themselves out of whatever difficult situation they find themselves in!)

A sense of being trapped also pervades Božo’s work. One day, when he was in
his garden, he came across a wasp that was struggling in the flypaper hanging
from the trellis. No matter how hard the wasp struggled, he couldn’t free
himself. “This is life,” Božo
tells me – a constant struggle. He carries this struggle into his 1997
performance Eclipse, and acts it out
on the streets of Zagreb. There, he attaches himself to the sculpture Landed Sun by Croatian sculptor Ivan Kožarić. The sculpture was installed in
the city in 1971, and later moved. Božo attempts to move it
back to its original position with the help of the bungee cords connecting him
with it. The task is ultimately futile. The artist struggles and struggles until,
like the wasp, he becomes exhausted and gives up. The artist re-enacted this
performance in 2007, and plans to re-enact it every ten years (perhaps until he
finally succeeds?). But, as he tells me, what the performance demonstrates is
the fact that “the destiny of every artist is death.”

  Wind Rose  , 2009

Wind Rose  , 2009

Nevertheless, the
artist still attempts to save himself. In 1991, when the Museum of Modern Art
in Dubrovnik was packing its entire collection into boxes to preserve its fate,
the artist himself climbed into one, asking the question why the city wasn’t
packing its living artists into those boxes. For him, the city’s living
inhabitants were just as important – most likely more – than the inanimate
works of art that were being saved. The war was not the artist’s only brush
with death. In a January 2009 performance, Wind
Rose
, the artist announced the global economic crisis by standing atop a
mast on the pier. He then descended to the water’s edge and proceeded to walk
into the sea with a rope attached to his waist, while blowing up black balloons
(symbolizing the crisis). He chose this day in particular, because he had been
in touch with meteorologists who told him that it would be extremely wavy that
day. Indeed it was, and the artist nearly drowned trying to return to
shore. The crashing waves represented
not only the instability and drama of the economic crisis; the water also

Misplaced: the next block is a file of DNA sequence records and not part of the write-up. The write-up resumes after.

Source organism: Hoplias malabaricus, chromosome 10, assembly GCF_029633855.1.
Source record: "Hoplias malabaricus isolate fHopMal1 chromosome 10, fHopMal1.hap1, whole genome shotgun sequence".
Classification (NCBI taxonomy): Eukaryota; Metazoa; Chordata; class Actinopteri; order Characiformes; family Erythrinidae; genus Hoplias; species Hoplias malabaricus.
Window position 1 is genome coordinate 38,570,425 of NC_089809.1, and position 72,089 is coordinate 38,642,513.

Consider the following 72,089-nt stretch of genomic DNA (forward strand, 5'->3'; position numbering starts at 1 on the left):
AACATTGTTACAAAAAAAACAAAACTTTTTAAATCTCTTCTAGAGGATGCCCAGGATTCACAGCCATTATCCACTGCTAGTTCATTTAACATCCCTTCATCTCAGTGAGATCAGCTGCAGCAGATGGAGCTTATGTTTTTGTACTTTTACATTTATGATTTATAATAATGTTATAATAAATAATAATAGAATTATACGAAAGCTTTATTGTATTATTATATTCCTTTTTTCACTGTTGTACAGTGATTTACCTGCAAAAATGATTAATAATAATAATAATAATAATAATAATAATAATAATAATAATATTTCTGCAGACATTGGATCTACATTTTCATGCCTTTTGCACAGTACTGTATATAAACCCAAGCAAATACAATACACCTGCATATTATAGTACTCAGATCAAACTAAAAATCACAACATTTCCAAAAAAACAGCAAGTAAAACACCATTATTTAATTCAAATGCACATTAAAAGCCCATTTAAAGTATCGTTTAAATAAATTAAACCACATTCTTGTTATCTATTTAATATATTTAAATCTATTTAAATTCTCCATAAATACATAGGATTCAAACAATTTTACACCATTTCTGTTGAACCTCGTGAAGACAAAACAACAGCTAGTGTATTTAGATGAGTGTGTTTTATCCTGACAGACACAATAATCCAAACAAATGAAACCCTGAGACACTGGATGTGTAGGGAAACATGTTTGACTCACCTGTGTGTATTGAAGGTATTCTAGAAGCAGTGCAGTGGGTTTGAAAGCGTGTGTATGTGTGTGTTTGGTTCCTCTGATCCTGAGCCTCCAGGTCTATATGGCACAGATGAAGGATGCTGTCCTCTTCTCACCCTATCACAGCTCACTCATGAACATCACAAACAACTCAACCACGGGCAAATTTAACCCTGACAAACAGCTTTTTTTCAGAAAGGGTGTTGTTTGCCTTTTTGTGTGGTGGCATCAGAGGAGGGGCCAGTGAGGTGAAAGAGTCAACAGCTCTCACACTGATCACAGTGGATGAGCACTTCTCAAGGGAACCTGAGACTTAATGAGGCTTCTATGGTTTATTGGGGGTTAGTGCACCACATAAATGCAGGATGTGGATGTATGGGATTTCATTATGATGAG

offered an opportunity for cleansing, and regeneration. This theme returns in
the artist’s 2003 performance in Zaragosa, where he struggled in a waterfall,
also while blowing balloons – this time, red ones.

 

Bozo’s struggle with
nature is the eternal one that has plagued man, who becomes dwarfed in the
overwhelmingly awesome powers of nature.
Božo expanded on this
contrast in Flight in the Monastery
(2003), also in Zaragosa, where he uses the power of his own breath to move a
feather around its monumental surroundings. For the artist, monumental
architecture has its own energy field, and he wanted to create a contrast
between that and the lightness of the feather.

That said, his work
is by no means light, and consistently carries the heaviness of the world and
its earthly burdens with it. The only release, it seems, comes from death. His
video performance, Katerina’s Flight,
was dedicated to his mother, who died of cancer after the war. In his garden,
he takes on the role of the shaman, decorated with feathers, and communicating
with the seagulls. In his dance, he attempts to become one of them, and fly
away, in the ultimate escape from this closed situation – in Dubrovnik, and in
life in general.

The artist has said
that he feels that there is more potential to express with his body than with
painting, and he engages his body not only to express and to feel his way
through these situations, but to enable his viewer to feel them as well. In
feeling them, the aim is catharsis and purging, a way out of the body and into
the spiritual realm.